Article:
On 18 May 2013, Dr Hunt delivered his lecture 'Aristocracy and Industry: the Sutherlands in Staffordshire' at The Marc Fitch Lectures.

Hunt's book Ten Cities That Made an Empire was published by Allen Lane in 2014.

Political career

A member of the Labour Party, Hunt supported the party as an activist for several years before working on the party's staff. Hunt worked for the Labour Party at Millbank Tower during the 1997 general election; he also worked at the party headquarters during the following 2001 general election. During the 2005 general election he campaigned for Oona King in Bethnal Green and Bow.

Hunt twice submitted his name unsuccessfully for selection as a Labour parliamentary candidate: Liverpool West Derby, where Stephen Twigg was selected (2007), and Leyton and Wanstead, where John Cryer was reselected (2009).

Hunt was selected to contest the constituency of Stoke-on-Trent Central on 1 April 2010, succeeding Labour's outgoing MP, Mark Fisher. Because the candidacy was filled just before the election, the shortlist was drawn up by Labour's ruling National Executive Committee selection panel, with none on the shortlist local to Stoke-on-Trent. This led to the secretary of the Constituency Labour Party, Gary Elsby, standing against Hunt as an independent candidate in protest. Despite the controversy of being "parachuted in" to the district, Hunt was elected with 38.8% of the vote. Although the election was the constituency's closest-fought contest in decades, Hunt still had a majority of 5,566 over his nearest rival.

Hunt was appointed a Shadow Education Minister in April 2013, replacing Karen Buck who advanced as Parliamentary Private Secretary to Ed Miliband. On 7 October 2013, Hunt was promoted to the Shadow Cabinet, replacing Stephen Twigg as Shadow Secretary of State for Education.

In February 2014, Hunt crossed an authorised University and College Union picket line at Queen Mary University of London to teach his students about "Marx, Engels and the Making of Marxism", defending himself on the grounds that although he was not a member of the union, he supported the right to strike and picket by those who had been balloted. He was strongly criticised by West Bromwich East MP Tom Watson, who described Hunt's behaviour as "preposterous".

Hunt was re-elected in May 2015 with a majority of 5,179. On 12 September 2015, it became known he was leaving the shadow cabinet following Jeremy Corbyn's election as Labour leader because of their "substantial political differences", as Hunt told the Press Association.

On 13 January 2017, he announced that he would be resigning as an MP in order to take up a post as Director of the Victoria and Albert Museum in London. He formally resigned, taking the post of Steward of the Chiltern Hundreds, on 23 January 2017. His successor as MP, Gareth Snell, retained the seat for Labour in the subsequent by-election on 23 February 2017.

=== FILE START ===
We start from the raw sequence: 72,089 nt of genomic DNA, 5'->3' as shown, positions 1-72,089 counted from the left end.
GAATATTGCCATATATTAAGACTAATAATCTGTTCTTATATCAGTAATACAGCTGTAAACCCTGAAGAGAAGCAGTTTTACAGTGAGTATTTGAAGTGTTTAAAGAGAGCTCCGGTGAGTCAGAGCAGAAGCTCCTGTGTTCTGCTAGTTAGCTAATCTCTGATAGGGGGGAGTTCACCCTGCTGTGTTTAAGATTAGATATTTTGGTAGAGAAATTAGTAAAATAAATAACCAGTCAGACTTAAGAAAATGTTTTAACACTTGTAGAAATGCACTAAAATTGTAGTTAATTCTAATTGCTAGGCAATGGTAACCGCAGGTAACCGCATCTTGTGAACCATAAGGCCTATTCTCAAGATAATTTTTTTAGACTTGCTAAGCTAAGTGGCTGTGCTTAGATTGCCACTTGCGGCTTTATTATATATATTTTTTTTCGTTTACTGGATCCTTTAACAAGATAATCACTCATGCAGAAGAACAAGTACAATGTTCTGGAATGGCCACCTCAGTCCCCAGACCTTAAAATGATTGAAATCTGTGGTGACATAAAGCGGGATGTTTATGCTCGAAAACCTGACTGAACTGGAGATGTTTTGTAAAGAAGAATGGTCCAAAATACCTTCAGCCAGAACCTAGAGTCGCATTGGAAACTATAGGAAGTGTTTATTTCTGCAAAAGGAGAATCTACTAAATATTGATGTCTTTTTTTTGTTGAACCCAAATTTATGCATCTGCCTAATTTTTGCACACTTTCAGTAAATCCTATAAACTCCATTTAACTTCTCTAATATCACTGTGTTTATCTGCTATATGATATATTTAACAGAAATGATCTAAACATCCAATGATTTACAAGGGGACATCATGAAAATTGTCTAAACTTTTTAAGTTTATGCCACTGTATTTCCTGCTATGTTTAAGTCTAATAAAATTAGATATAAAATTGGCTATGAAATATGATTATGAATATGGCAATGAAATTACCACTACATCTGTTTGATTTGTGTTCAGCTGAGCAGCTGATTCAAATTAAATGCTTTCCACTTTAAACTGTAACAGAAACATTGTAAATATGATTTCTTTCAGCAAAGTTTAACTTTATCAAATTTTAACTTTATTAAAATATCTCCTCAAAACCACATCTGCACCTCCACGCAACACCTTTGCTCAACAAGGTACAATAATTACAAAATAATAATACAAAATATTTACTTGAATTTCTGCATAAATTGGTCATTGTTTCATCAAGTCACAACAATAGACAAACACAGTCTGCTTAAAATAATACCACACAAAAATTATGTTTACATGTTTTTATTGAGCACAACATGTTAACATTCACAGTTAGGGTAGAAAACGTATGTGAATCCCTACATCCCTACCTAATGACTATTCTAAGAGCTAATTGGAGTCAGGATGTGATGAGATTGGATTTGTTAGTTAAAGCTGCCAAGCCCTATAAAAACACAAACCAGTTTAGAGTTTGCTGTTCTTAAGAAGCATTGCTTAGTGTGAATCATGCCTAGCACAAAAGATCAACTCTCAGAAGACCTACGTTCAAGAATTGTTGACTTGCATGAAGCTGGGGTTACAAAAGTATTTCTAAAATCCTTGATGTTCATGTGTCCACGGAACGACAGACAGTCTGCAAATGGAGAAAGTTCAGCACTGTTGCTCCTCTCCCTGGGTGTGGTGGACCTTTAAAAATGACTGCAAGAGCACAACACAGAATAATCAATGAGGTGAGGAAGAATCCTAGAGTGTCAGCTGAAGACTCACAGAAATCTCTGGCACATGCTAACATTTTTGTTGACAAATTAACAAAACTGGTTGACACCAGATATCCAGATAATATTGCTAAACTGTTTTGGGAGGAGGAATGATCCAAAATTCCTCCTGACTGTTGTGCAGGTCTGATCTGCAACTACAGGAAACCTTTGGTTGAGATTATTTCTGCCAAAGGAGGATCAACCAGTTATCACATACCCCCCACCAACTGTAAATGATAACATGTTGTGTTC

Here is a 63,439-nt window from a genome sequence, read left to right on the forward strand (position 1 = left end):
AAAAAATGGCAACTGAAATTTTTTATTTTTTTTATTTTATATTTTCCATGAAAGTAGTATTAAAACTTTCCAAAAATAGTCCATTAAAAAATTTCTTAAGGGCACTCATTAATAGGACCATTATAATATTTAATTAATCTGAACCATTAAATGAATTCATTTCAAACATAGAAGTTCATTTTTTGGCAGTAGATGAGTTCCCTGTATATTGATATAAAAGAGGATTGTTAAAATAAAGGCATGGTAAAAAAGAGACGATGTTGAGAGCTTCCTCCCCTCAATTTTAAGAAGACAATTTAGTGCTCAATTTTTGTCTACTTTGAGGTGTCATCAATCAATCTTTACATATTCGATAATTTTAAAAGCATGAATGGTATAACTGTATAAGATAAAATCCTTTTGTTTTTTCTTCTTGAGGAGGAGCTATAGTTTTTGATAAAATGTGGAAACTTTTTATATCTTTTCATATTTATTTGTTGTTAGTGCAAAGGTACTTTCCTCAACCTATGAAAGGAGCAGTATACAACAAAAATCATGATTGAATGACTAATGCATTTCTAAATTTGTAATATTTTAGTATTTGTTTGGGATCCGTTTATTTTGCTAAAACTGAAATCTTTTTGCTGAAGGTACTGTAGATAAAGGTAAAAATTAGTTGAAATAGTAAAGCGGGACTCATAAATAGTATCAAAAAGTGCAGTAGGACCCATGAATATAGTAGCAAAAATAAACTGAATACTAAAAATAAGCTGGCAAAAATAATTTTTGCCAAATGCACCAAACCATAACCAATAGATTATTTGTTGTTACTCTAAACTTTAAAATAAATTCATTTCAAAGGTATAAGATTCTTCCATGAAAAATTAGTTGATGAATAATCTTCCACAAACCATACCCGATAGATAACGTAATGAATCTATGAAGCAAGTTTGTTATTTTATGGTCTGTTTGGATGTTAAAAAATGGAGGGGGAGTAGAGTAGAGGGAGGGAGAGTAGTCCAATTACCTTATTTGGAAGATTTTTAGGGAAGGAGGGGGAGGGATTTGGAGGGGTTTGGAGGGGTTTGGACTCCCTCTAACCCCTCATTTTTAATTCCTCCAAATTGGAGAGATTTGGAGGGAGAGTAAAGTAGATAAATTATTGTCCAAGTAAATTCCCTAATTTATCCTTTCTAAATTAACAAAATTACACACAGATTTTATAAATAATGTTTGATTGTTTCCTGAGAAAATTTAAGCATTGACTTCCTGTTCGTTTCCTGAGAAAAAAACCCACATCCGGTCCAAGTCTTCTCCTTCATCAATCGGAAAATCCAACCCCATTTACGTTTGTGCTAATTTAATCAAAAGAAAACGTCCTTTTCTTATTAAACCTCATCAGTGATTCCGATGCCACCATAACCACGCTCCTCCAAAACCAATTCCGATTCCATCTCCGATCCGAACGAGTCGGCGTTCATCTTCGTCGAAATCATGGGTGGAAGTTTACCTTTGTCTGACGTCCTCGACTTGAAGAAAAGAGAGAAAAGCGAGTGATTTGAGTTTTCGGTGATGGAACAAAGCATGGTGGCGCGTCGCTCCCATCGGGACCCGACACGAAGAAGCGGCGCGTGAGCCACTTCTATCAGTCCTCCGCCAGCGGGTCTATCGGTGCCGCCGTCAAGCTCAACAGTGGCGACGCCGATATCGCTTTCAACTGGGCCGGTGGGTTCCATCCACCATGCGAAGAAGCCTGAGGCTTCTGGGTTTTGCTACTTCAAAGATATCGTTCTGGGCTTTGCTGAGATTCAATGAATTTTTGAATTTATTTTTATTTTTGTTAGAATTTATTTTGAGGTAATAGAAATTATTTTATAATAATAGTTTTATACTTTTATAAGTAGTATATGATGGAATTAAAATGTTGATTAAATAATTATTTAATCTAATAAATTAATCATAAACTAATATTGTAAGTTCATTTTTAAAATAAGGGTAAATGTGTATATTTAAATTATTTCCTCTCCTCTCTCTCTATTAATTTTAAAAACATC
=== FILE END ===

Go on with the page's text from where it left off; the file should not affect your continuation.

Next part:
Political views

Hunt was formerly a trustee of the Heritage Lottery Fund and has a column with the British Sunday paper The Observer. He wrote an essay in the New Statesman comparing Cromwell's Republic to the Islamic fundamentalism dominant in Afghanistan at that time (2001).

Speaking of his constituency, Hunt said that "The key to helping manufacturing is investing in education and schools and also selling Stoke nationally and internationally as a place to invest." He also criticised the local council's decision "to try to obliterate the past out and sort of 'cleanse', removing the old bottle ovens and other relics". He instead believed that the city's reputation as a quality pottery maker should be exploited. He has also stated he could better serve his constituency were he to become a Government Minister.

Hunt was accused in February 2015 of implying, in a BBC Question Time discussion on teachers without qualifications, that nuns do not make good teachers. His comments were criticised by Conservative MPs and by the Scottish Conservative leader Ruth Davidson. Hunt stated that he did not mean to cause offence to nuns.

In 2014 Hunt proposed that private schools should be required to form "partnerships" with local state schools if they wanted to keep their charitable status.

Personal life

Hunt is married to Juliet Thornback with whom he has one son and two daughters; they live in London.


Tristram Hunt Wikipedia

Similar Topics